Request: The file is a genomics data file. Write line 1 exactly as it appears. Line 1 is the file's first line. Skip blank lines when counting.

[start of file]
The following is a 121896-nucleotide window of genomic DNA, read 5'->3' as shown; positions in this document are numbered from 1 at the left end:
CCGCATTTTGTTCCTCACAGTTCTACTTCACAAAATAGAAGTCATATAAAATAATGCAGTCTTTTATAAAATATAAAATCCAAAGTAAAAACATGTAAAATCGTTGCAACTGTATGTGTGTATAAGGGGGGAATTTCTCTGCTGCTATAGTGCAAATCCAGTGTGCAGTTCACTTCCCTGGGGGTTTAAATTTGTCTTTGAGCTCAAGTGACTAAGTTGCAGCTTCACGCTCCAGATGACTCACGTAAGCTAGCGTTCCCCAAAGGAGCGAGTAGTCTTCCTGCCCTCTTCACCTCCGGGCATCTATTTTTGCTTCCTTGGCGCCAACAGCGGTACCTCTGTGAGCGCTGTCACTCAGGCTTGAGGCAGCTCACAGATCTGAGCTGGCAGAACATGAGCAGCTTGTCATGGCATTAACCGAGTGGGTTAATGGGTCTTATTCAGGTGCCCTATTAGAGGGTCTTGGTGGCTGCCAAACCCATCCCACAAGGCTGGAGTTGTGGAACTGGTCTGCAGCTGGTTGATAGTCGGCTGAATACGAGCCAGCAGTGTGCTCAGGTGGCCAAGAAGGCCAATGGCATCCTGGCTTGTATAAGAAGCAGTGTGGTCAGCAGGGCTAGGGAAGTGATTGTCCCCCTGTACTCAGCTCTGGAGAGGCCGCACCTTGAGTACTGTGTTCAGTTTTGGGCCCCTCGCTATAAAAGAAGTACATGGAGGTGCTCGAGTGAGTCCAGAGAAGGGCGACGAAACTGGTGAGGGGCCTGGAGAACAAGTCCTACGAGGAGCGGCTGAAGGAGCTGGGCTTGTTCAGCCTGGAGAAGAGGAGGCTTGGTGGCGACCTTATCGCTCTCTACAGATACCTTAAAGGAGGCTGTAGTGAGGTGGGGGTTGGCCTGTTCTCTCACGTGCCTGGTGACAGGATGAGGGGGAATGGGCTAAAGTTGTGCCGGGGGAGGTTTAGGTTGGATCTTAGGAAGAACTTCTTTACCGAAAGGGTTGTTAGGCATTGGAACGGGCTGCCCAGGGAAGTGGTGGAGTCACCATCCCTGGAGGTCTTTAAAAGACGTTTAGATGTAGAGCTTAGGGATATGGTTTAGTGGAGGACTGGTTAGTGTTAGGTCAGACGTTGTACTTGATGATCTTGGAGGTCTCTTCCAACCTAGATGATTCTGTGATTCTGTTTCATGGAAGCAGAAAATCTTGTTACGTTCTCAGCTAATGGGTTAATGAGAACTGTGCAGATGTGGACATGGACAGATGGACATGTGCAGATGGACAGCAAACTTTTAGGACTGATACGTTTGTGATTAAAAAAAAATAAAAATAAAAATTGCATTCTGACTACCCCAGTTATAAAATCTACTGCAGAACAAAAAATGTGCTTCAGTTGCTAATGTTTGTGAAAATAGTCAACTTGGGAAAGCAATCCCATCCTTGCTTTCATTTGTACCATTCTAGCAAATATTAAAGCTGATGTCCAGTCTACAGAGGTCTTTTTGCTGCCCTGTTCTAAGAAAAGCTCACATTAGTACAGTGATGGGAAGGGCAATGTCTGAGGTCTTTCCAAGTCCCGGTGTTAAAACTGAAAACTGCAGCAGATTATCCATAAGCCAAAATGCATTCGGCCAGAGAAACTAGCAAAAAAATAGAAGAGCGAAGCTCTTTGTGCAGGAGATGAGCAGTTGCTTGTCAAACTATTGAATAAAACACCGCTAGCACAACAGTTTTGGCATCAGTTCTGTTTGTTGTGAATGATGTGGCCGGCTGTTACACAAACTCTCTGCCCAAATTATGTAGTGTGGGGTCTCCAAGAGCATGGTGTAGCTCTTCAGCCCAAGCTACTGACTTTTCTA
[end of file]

The following is a 121896-nucleotide window of genomic DNA, read 5'->3' as shown; positions in this document are numbered from 1 at the left end: